Android O is supposed to make Android updates arrive faster

Camille Francis
May 13, 2017

Before Treble, every new Android update would require a rework of the silicon vendor's low-level software. Android 7.1 (which came out last year) now sits at 0.5% marketshare, and brand new phones are still being released with 6.0 Marshmallow.

Called Treble, the project involves making it easier for Android manufacturers and carriers to roll out updates to their devices by creating a set of tests aimed at the vendors that create the components inside phones, tablets and anything else running Android.

While the fragmentation situation has gotten better over time, it certainly hasn't gone away: the latest version of Android, Nougat, has been out for more than eight months and is still on only 7 percent of Android phones. Google says that it would be active for the "devices launched with Android O and beyond". They either take forever to do so, are constantly versions behind, or give-up on updates altogether as devices age and they struggle to justify the cost and time involved in getting them ready. Device makers modify the new release again as needed for their devices.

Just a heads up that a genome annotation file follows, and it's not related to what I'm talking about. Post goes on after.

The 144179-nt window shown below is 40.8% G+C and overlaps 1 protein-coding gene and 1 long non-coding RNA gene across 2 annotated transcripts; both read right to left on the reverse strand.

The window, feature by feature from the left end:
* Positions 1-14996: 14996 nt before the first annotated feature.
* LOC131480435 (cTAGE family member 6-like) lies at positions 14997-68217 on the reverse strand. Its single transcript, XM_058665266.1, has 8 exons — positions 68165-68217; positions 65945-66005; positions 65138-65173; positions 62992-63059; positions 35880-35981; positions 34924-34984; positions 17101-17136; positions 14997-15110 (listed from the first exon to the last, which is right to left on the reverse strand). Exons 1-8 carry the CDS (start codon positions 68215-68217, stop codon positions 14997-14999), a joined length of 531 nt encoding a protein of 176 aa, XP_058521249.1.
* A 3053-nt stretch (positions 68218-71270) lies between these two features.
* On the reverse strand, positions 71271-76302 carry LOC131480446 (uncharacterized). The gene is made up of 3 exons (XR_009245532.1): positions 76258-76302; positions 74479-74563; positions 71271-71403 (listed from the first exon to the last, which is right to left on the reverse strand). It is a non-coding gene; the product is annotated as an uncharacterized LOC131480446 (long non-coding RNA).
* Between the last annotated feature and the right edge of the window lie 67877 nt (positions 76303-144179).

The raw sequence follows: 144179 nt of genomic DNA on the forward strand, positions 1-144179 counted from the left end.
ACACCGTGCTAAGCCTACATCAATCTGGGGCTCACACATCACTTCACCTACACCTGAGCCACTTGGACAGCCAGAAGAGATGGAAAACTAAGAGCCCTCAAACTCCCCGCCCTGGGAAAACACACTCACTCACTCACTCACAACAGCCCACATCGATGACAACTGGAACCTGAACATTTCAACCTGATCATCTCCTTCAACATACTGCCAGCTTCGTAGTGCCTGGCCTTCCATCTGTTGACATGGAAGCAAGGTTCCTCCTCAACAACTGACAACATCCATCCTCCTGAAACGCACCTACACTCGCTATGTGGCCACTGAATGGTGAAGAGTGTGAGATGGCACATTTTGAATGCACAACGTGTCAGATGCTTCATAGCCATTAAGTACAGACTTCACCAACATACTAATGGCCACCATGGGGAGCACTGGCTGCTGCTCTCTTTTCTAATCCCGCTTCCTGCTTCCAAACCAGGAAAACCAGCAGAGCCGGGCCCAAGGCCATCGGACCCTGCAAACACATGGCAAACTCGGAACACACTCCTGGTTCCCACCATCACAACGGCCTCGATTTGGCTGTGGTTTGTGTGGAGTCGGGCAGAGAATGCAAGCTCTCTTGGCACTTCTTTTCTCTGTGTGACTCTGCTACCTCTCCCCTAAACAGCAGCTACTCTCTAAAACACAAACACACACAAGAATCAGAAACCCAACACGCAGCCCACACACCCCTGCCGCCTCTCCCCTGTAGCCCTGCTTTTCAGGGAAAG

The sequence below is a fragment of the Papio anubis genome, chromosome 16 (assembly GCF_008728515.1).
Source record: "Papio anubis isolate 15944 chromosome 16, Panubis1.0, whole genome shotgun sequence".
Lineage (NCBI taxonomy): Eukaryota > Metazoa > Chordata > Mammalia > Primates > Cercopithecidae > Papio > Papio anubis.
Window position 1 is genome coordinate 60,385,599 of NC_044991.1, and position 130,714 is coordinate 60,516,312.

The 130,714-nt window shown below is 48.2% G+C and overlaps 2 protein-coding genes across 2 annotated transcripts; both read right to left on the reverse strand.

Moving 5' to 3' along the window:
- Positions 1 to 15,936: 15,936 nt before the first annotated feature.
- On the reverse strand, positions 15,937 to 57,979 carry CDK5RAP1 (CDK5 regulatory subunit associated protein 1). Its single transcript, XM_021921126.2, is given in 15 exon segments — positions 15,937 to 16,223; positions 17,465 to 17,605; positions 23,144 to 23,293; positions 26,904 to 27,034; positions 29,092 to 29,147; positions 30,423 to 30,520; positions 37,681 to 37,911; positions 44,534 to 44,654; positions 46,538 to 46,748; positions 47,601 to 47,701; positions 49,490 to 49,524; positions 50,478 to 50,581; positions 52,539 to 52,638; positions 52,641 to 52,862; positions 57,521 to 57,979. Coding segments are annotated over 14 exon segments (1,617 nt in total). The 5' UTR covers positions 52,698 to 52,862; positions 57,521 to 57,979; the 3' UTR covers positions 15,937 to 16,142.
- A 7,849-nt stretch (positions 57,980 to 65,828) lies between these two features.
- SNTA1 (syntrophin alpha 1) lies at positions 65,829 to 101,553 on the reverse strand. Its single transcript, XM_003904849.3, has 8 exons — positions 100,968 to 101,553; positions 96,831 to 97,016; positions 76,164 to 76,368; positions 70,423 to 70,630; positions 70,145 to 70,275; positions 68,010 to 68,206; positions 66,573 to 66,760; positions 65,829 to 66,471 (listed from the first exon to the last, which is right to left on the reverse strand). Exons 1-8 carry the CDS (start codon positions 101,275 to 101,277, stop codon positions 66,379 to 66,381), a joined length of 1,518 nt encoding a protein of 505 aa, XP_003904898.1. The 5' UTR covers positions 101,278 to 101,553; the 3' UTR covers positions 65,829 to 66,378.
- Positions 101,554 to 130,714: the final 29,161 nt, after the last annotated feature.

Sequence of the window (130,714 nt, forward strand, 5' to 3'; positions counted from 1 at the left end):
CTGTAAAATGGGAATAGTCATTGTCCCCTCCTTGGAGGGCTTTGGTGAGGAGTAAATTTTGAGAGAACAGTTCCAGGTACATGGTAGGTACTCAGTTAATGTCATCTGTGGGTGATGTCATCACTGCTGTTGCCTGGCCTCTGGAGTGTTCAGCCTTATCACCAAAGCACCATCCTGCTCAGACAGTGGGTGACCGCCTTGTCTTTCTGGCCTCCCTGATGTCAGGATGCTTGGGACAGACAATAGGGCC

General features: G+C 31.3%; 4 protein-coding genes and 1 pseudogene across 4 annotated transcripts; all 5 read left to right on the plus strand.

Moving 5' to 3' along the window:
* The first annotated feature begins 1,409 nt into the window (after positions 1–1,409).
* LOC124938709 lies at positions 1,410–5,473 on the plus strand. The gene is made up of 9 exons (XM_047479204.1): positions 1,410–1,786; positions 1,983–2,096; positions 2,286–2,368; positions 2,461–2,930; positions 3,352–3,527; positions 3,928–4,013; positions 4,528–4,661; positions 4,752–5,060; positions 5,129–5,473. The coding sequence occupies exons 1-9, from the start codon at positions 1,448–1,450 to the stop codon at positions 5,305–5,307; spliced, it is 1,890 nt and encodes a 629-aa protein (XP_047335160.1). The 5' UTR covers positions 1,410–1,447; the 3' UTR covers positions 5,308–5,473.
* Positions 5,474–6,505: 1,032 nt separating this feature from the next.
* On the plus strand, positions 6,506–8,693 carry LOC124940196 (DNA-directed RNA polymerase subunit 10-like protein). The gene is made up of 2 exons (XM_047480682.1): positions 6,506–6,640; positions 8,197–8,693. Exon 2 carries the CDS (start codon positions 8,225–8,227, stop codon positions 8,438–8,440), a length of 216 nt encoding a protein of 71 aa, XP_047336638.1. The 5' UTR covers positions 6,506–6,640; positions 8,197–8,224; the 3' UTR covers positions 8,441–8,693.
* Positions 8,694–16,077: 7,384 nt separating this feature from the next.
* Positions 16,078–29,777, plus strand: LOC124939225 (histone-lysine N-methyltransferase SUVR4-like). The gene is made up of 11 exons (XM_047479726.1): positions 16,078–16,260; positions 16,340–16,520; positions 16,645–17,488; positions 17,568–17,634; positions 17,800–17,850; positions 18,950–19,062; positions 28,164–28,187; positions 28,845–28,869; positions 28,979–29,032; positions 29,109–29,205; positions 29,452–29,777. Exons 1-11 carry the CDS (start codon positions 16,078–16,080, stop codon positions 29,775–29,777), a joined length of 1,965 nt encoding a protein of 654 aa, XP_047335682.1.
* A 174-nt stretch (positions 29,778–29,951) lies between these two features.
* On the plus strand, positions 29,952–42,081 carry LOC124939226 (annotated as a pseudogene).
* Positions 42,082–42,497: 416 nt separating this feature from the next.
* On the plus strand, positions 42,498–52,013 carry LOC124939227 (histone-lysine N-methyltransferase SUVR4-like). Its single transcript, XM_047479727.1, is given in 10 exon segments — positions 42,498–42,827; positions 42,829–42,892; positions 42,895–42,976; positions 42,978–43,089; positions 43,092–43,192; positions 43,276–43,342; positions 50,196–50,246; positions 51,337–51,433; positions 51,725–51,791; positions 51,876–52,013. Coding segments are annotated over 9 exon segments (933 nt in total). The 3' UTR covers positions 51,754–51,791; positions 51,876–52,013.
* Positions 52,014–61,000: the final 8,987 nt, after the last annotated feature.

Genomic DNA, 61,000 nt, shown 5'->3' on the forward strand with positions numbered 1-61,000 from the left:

The new VI will sit in between the Android OS framework and the aforementioned Vendor Implementation. It's only that, with Project Treble, no additional work will be required from silicon manufacturers before a device maker can get into that process.

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It's powered by the new Vendor Test Suite (VTS) and is conceptually similar to the Compatibility Test Suite (CTS), which lets developers write apps that work across devices running on different hardware from different manufacturers.

In addition to the architectural changes, Google is working with its partners to move their code changes into the common Android Open Source Project codebase.

According to the post, it's the interface that gives developers access to "hardware-specific features of Android". Google has announced this week that they're initiating a so-called "Project Treble" to make that a reality.

It's likely we'll hear more about this at Google I/O next week.

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